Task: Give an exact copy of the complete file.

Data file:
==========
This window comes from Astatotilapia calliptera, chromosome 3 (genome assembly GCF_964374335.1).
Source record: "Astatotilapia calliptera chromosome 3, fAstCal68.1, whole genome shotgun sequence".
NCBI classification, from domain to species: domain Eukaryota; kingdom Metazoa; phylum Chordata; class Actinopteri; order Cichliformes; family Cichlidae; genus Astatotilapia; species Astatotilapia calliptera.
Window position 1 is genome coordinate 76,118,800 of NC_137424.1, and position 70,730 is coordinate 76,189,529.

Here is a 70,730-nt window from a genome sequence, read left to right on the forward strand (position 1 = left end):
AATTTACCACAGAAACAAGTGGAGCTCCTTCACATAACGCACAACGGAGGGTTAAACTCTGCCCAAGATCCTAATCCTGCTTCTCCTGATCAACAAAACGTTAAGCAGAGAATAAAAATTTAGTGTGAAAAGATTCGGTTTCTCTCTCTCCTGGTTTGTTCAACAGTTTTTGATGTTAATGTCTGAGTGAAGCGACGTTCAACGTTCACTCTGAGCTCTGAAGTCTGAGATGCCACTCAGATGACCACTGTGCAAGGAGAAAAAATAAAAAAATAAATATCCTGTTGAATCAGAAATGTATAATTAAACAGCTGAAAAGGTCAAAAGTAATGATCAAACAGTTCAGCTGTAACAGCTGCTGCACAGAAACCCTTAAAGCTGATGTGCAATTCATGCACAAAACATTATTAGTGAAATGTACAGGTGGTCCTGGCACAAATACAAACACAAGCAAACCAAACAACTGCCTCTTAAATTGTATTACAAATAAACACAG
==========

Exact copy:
This window comes from Astatotilapia calliptera, chromosome 3 (genome assembly GCF_964374335.1).
Source record: "Astatotilapia calliptera chromosome 3, fAstCal68.1, whole genome shotgun sequence".
NCBI classification, from domain to species: domain Eukaryota; kingdom Metazoa; phylum Chordata; class Actinopteri; order Cichliformes; family Cichlidae; genus Astatotilapia; species Astatotilapia calliptera.
Window position 1 is genome coordinate 76,118,800 of NC_137424.1, and position 70,730 is coordinate 76,189,529.

Here is a 70,730-nt window from a genome sequence, read left to right on the forward strand (position 1 = left end):
AATTTACCACAGAAACAAGTGGAGCTCCTTCACATAACGCACAACGGAGGGTTAAACTCTGCCCAAGATCCTAATCCTGCTTCTCCTGATCAACAAAACGTTAAGCAGAGAATAAAAATTTAGTGTGAAAAGATTCGGTTTCTCTCTCTCCTGGTTTGTTCAACAGTTTTTGATGTTAATGTCTGAGTGAAGCGACGTTCAACGTTCACTCTGAGCTCTGAAGTCTGAGATGCCACTCAGATGACCACTGTGCAAGGAGAAAAAATAAAAAAATAAATATCCTGTTGAATCAGAAATGTATAATTAAACAGCTGAAAAGGTCAAAAGTAATGATCAAACAGTTCAGCTGTAACAGCTGCTGCACAGAAACCCTTAAAGCTGATGTGCAATTCATGCACAAAACATTATTAGTGAAATGTACAGGTGGTCCTGGCACAAATACAAACACAAGCAAACCAAACAACTGCCTCTTAAATTGTATTACAAATAAACACAG